Simplicity, simplicity, simplicity…
Am constantly repeating this to myself. Nevertheless, I have a tendency to make life more complicated than it ought to be. Seems as though I always take the long, meandering path, rather than the direct route, from point A to point B. Maybe this stems from the fact that I really don’t know what direction I want to go. I’ve been trying to figure that one out for the past 20 years.
I’ll be forty in a few weeks (4-0, is that possible?) and am still trying to find my niche — that is, a job that will provide meaning, fulfillment, and a sense of purpose. I can definitively cross a few things off my list. I do not wish to be a chiropractor, health policy analyst, researcher (a food researcher, yes); been there, done that, not for me. The bigger question remains, where do I fit in? I suppose not knowing is okay, as long as you challenge yourself and learn along the way. I do have a few ideas brewing, but it will take a leap of faith and confidence in my own ability. No better time than the present.
When it comes to cooking, simplicity can be equally challenging. Maybe I should add this or that to the dish…but I’m learning as I go, and now understand that more is not always better.
While these roasted and marinated peppers are delicious on their own, I kept wanting to add something else, something more. In my mind, thinking — oh, how about some fresh mozzarella balls? Oh, maybe I could make some homemade mozzarella? Or maybe some other herbs in addition to the thyme? In the end, decided to prepare the peppers with a minimum of extra ingredients. Simplicity.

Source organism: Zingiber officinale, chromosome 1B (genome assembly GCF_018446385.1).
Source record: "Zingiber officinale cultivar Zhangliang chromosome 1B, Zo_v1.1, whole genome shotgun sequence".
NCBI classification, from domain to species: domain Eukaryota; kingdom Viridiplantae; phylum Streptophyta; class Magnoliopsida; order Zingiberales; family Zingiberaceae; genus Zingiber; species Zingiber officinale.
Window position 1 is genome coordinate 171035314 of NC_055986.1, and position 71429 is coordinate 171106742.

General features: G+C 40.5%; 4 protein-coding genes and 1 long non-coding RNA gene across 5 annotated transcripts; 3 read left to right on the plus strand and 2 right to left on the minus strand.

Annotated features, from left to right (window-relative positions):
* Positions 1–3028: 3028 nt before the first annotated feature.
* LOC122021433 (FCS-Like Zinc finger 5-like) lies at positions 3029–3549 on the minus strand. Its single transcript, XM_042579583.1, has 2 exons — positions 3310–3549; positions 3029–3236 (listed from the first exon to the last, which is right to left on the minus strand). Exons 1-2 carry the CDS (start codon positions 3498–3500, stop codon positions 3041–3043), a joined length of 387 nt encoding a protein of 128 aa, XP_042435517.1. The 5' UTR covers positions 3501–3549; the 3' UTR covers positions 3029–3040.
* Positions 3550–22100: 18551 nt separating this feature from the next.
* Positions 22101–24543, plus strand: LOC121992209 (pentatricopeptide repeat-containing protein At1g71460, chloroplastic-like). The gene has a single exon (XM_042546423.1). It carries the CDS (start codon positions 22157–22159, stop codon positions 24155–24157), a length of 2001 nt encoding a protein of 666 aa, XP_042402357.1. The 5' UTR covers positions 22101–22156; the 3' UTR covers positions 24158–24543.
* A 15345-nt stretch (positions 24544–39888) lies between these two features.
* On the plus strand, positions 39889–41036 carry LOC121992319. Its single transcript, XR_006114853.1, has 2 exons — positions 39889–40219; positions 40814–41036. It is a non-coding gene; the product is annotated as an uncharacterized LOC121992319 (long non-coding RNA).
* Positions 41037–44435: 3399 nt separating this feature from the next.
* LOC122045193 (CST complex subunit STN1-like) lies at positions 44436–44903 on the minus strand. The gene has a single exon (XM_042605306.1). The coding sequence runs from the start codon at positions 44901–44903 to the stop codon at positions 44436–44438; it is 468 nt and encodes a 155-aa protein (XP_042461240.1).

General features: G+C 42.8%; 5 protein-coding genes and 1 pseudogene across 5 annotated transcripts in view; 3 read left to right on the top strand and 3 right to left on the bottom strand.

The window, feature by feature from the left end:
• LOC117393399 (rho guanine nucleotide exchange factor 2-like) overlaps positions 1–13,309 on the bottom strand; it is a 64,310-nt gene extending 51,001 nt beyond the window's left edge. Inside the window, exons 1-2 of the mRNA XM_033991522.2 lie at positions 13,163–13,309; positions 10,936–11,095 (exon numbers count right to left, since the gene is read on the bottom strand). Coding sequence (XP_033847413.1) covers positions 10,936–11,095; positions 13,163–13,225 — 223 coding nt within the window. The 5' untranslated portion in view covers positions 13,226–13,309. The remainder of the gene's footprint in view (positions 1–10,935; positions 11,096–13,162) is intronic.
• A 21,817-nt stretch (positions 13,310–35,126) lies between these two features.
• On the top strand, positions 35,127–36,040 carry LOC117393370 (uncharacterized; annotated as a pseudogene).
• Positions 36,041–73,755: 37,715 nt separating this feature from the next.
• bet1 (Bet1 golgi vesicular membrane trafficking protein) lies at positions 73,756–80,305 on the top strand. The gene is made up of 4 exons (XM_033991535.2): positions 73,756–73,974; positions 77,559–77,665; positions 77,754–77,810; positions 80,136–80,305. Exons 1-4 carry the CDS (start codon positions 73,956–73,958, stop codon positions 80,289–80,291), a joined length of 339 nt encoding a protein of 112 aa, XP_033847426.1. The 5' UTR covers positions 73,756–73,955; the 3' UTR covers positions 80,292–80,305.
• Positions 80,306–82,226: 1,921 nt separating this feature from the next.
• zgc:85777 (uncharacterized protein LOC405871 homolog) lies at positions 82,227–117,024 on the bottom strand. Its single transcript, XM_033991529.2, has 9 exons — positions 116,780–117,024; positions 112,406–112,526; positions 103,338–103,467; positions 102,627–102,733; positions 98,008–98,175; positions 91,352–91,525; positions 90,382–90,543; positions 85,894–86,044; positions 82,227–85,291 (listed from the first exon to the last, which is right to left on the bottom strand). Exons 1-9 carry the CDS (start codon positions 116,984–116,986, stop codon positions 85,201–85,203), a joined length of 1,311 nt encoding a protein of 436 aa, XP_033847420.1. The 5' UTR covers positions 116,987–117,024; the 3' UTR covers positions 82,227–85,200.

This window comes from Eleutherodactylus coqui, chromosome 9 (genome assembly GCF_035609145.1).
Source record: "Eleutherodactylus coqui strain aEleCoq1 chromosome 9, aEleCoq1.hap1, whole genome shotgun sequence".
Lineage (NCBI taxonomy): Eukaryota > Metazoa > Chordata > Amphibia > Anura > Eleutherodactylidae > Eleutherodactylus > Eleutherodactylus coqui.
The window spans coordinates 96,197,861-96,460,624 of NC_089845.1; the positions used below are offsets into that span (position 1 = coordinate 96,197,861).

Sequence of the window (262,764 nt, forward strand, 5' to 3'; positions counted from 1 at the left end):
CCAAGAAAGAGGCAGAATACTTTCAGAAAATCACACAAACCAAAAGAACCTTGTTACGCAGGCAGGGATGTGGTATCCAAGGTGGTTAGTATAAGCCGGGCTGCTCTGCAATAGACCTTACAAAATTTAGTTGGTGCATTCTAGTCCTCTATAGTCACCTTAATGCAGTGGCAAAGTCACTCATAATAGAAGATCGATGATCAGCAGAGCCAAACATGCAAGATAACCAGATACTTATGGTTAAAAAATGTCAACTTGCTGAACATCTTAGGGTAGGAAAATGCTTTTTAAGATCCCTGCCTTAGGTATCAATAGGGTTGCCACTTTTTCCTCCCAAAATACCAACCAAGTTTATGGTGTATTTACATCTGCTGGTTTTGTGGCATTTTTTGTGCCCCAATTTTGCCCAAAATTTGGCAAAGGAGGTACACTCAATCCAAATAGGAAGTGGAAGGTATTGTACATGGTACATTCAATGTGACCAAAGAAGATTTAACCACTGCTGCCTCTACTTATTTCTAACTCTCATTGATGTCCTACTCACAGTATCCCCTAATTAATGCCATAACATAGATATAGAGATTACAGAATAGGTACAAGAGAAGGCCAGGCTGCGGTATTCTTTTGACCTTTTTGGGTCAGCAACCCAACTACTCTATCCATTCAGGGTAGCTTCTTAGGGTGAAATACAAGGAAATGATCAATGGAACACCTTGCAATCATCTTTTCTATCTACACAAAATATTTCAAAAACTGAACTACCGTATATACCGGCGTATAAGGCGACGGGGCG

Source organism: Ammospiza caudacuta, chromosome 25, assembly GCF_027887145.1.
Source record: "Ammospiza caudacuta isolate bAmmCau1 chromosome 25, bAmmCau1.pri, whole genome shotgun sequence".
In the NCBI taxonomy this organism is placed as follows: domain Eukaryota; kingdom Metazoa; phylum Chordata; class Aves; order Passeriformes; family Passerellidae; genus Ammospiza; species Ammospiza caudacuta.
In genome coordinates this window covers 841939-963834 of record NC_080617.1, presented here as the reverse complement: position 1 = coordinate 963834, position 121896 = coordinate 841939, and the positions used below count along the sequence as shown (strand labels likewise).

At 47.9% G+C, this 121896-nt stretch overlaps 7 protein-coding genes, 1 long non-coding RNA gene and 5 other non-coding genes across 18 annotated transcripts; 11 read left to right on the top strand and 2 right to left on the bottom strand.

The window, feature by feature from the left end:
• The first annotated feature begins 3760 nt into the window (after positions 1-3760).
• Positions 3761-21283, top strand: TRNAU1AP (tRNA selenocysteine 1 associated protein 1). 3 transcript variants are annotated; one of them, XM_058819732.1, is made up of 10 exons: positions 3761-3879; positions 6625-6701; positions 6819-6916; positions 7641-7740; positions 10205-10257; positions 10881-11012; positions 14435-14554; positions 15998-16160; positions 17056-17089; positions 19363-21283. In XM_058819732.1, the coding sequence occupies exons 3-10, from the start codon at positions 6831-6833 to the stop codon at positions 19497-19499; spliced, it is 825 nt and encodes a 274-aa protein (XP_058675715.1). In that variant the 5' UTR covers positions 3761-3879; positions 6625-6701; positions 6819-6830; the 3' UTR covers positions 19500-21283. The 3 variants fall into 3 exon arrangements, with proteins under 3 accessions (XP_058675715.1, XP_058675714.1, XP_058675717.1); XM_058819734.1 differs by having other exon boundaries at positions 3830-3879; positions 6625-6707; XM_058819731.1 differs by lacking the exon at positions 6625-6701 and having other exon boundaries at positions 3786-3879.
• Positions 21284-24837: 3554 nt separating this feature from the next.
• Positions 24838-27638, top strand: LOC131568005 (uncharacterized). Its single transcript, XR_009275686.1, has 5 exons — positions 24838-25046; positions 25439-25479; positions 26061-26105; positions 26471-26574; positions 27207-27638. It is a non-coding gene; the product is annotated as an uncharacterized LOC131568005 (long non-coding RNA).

I brought a batch of these roasted peppers to a recent potluck (had forgotten about the event and needed something at the last minute), along with some crusty bread for mopping up the marinade. You can prepare the peppers, which abound with flavor, in a pinch. It was a big hit with the crowd.
To prepare the peppers, roast them whole on an open flame (you’ll need a gas range or, alternatively, roast them on the grill), turning every few minutes until they are charred on all sides. This gives the peppers a nice smoky flavor.
Next, place the peppers in a paper bag. This helps to loosen the skins. Then, with a chef’s knife, scrape off the charred skin (don’t worry if a few charred bits remain). Last, seed and slice the peppers into strips, and let marinate for a few hours or overnight.
On a completely different note, this is a bread I’ve made several times. It’s a walnut, sourdough, multigrain boule. Was quite pleased with how the boule came out this time around. It doesn’t always look this good (as bread making can be a bit of trial and error). This was by far my best effort; moreover, the bread paired perfectly with the aforementioned marinated peppers.
You can find the recipe here. The steps may seem a bit daunting at first glance, but it’s all quite manageable, and yields a really nice, hearty bread.
Roasted and Marinated Red Peppers
6 Bell peppers (red, orange, and/or yellow)
5 tablespoons extra-virgin olive oil
2 1/2 tablespoons balsamic vinegar
2 small cloves of garlic grated
leaves from 5-6 sprigs of fresh thyme, chopped
Sea salt and freshly ground black pepper
Roast the whole peppers on an open flame (i.e., gas range or bbq), turning every few minutes until charred on all sides. Place the peppers in a paper bag for 10-15 minutes to help loosen the skins. With a chef’s knife, scrape the charred skin (don’t worry if a few charred bits stick). Remove the seeds and slice the peppers into roughly 1/2″ to 3/4″ strips. Place the peppers in a non-reactive bowl or glass jar.
Whisk the remaining marinade ingredients together. Pour the marinade over the peppers and refrigerate for a few hours or overnight. The longer the peppers marinate, the more flavorful they will be. Bring to room temperature before serving.